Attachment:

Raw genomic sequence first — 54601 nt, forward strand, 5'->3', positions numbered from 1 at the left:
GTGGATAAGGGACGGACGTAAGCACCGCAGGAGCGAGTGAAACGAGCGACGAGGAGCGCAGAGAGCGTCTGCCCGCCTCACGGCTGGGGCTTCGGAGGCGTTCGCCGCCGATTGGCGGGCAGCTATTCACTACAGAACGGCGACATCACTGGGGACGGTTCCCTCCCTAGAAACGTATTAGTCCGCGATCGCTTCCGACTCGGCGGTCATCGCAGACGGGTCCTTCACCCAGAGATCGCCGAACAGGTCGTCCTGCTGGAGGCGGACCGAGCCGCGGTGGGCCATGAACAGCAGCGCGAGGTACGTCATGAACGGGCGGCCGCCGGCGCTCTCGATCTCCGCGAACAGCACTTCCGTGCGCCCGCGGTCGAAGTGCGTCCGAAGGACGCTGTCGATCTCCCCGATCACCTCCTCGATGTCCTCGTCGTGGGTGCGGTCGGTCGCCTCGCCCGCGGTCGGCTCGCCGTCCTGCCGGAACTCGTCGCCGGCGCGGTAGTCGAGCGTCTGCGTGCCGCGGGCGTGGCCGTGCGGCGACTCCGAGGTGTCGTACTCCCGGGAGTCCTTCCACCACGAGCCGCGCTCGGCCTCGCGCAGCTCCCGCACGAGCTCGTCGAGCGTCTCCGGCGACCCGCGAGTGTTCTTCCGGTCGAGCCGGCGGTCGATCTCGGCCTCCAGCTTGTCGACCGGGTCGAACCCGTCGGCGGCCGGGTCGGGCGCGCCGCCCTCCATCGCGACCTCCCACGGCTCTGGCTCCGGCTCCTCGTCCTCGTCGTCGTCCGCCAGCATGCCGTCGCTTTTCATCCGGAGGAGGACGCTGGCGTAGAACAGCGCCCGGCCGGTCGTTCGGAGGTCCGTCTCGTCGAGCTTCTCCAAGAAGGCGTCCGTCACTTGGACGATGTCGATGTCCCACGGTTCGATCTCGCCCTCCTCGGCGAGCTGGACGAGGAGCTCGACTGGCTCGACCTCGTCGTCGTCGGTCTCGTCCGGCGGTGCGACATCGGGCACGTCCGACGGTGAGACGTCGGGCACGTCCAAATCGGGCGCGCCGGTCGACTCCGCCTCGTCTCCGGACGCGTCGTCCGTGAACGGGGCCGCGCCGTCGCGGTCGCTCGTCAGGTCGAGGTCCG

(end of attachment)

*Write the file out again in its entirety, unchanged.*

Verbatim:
Raw genomic sequence first — 54601 nt, forward strand, 5'->3', positions numbered from 1 at the left:
GTGGATAAGGGACGGACGTAAGCACCGCAGGAGCGAGTGAAACGAGCGACGAGGAGCGCAGAGAGCGTCTGCCCGCCTCACGGCTGGGGCTTCGGAGGCGTTCGCCGCCGATTGGCGGGCAGCTATTCACTACAGAACGGCGACATCACTGGGGACGGTTCCCTCCCTAGAAACGTATTAGTCCGCGATCGCTTCCGACTCGGCGGTCATCGCAGACGGGTCCTTCACCCAGAGATCGCCGAACAGGTCGTCCTGCTGGAGGCGGACCGAGCCGCGGTGGGCCATGAACAGCAGCGCGAGGTACGTCATGAACGGGCGGCCGCCGGCGCTCTCGATCTCCGCGAACAGCACTTCCGTGCGCCCGCGGTCGAAGTGCGTCCGAAGGACGCTGTCGATCTCCCCGATCACCTCCTCGATGTCCTCGTCGTGGGTGCGGTCGGTCGCCTCGCCCGCGGTCGGCTCGCCGTCCTGCCGGAACTCGTCGCCGGCGCGGTAGTCGAGCGTCTGCGTGCCGCGGGCGTGGCCGTGCGGCGACTCCGAGGTGTCGTACTCCCGGGAGTCCTTCCACCACGAGCCGCGCTCGGCCTCGCGCAGCTCCCGCACGAGCTCGTCGAGCGTCTCCGGCGACCCGCGAGTGTTCTTCCGGTCGAGCCGGCGGTCGATCTCGGCCTCCAGCTTGTCGACCGGGTCGAACCCGTCGGCGGCCGGGTCGGGCGCGCCGCCCTCCATCGCGACCTCCCACGGCTCTGGCTCCGGCTCCTCGTCCTCGTCGTCGTCCGCCAGCATGCCGTCGCTTTTCATCCGGAGGAGGACGCTGGCGTAGAACAGCGCCCGGCCGGTCGTTCGGAGGTCCGTCTCGTCGAGCTTCTCCAAGAAGGCGTCCGTCACTTGGACGATGTCGATGTCCCACGGTTCGATCTCGCCCTCCTCGGCGAGCTGGACGAGGAGCTCGACTGGCTCGACCTCGTCGTCGTCGGTCTCGTCCGGCGGTGCGACATCGGGCACGTCCGACGGTGAGACGTCGGGCACGTCCAAATCGGGCGCGCCGGTCGACTCCGCCTCGTCTCCGGACGCGTCGTCCGTGAACGGGGCCGCGCCGTCGCGGTCGCTCGTCAGGTCGAGGTCCG